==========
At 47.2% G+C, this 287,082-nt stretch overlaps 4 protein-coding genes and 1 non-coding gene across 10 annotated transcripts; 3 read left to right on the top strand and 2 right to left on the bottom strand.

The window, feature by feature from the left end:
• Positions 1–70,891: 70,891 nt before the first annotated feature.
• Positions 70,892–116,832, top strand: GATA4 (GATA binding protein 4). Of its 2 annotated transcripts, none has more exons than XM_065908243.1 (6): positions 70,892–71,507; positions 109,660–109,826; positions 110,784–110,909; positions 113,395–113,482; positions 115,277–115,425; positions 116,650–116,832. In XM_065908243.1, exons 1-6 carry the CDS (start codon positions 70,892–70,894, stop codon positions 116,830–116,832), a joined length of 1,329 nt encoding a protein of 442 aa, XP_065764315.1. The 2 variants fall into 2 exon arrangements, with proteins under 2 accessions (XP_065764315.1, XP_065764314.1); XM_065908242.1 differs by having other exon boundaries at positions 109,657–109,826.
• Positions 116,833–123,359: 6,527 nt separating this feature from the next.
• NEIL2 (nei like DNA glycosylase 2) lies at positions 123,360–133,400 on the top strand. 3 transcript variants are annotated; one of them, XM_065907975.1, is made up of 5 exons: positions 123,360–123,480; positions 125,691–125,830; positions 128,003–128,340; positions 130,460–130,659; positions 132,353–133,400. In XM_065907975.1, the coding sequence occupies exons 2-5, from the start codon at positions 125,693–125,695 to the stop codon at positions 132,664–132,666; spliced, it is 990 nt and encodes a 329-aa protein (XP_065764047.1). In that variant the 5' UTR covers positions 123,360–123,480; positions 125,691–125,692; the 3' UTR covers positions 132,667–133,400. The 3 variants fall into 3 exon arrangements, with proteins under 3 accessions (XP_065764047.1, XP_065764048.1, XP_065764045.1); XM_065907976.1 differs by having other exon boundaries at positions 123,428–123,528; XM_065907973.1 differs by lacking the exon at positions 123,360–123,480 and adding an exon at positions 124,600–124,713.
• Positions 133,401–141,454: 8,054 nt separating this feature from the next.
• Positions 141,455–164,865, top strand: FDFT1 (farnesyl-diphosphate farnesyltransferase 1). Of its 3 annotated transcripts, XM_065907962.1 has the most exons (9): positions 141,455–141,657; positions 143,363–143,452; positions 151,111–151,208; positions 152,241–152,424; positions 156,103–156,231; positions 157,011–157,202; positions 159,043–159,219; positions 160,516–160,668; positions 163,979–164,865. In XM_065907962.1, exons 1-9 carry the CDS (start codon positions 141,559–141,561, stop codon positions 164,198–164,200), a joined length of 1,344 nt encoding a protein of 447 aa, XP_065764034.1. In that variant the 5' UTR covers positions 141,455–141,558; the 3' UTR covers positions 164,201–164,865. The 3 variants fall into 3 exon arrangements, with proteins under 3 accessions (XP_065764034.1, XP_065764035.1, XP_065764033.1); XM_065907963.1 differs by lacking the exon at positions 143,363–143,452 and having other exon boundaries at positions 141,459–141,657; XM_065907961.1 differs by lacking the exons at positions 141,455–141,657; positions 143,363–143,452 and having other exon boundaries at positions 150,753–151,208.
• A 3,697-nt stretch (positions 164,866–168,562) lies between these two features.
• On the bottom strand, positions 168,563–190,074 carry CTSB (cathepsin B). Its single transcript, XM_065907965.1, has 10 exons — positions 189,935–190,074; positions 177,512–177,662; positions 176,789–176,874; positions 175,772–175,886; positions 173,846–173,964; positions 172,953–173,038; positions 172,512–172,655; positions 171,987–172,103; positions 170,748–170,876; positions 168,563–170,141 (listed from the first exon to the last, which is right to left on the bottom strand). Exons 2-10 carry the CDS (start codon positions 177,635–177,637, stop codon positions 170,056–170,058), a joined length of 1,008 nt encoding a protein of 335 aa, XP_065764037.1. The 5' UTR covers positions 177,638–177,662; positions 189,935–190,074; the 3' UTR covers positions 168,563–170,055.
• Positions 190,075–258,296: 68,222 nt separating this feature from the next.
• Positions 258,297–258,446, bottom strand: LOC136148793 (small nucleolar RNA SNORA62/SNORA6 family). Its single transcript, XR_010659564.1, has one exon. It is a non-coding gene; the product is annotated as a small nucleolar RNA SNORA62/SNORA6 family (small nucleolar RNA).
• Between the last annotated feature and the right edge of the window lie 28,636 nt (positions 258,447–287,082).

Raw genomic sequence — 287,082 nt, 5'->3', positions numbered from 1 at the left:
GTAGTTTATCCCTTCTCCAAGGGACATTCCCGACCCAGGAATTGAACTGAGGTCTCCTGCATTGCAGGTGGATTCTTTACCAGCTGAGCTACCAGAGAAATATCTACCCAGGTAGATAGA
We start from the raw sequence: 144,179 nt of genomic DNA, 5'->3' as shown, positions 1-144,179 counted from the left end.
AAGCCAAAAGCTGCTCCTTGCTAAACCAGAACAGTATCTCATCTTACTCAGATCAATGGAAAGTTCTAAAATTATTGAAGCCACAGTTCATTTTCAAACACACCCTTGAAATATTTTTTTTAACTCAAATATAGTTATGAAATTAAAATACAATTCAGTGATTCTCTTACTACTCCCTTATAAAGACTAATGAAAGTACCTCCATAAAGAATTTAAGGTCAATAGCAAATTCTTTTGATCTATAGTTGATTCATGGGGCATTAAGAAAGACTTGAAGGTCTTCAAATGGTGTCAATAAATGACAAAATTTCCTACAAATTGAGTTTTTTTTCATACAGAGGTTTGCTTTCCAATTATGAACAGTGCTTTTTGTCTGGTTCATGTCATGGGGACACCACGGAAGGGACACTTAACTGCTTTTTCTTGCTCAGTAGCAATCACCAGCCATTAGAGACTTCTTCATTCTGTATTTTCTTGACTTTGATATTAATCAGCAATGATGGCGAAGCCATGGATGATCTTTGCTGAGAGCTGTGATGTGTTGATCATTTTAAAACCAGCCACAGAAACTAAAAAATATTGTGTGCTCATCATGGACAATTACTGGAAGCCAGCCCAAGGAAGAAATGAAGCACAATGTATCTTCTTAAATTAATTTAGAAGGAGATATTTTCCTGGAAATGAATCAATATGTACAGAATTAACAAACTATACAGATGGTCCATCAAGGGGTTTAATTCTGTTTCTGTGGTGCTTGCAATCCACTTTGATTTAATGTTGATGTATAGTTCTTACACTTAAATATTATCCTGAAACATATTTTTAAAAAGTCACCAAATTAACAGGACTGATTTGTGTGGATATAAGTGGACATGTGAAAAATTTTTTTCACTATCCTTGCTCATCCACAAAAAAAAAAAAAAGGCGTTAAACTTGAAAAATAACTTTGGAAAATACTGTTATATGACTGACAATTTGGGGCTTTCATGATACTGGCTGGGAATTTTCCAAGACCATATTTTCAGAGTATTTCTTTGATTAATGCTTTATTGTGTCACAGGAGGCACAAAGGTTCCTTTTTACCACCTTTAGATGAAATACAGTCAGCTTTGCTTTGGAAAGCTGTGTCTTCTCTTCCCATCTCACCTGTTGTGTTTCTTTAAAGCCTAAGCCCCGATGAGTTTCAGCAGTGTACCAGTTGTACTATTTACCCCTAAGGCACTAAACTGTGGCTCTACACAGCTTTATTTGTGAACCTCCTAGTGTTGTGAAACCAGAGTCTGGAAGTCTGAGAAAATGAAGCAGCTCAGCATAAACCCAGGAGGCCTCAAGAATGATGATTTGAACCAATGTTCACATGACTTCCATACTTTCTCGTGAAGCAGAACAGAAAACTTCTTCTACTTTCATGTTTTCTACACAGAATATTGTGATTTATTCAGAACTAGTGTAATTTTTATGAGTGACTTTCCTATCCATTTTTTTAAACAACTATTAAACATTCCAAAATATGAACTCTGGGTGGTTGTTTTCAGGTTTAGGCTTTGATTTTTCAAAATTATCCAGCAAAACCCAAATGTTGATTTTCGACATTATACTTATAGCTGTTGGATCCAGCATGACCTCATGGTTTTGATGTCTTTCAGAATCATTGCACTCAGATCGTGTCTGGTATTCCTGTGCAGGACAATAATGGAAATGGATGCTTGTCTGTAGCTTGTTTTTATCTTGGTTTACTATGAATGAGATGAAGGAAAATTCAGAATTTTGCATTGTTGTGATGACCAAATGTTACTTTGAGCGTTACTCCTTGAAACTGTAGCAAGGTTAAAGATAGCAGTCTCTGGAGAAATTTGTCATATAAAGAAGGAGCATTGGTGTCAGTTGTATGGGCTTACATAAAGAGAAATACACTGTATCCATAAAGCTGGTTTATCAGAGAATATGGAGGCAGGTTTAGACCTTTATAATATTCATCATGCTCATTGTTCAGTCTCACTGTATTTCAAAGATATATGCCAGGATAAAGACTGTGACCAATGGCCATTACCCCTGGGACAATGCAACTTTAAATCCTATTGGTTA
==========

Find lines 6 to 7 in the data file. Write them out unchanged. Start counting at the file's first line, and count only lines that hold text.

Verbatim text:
• NEIL2 (nei like DNA glycosylase 2) lies at positions 123,360–133,400 on the top strand. 3 transcript variants are annotated; one of them, XM_065907975.1, is made up of 5 exons: positions 123,360–123,480; positions 125,691–125,830; positions 128,003–128,340; positions 130,460–130,659; positions 132,353–133,400. In XM_065907975.1, the coding sequence occupies exons 2-5, from the start codon at positions 125,693–125,695 to the stop codon at positions 132,664–132,666; spliced, it is 990 nt and encodes a 329-aa protein (XP_065764047.1). In that variant the 5' UTR covers positions 123,360–123,480; positions 125,691–125,692; the 3' UTR covers positions 132,667–133,400. The 3 variants fall into 3 exon arrangements, with proteins under 3 accessions (XP_065764047.1, XP_065764048.1, XP_065764045.1); XM_065907976.1 differs by having other exon boundaries at positions 123,428–123,528; XM_065907973.1 differs by lacking the exon at positions 123,360–123,480 and adding an exon at positions 124,600–124,713.
• Positions 133,401–141,454: 8,054 nt separating this feature from the next.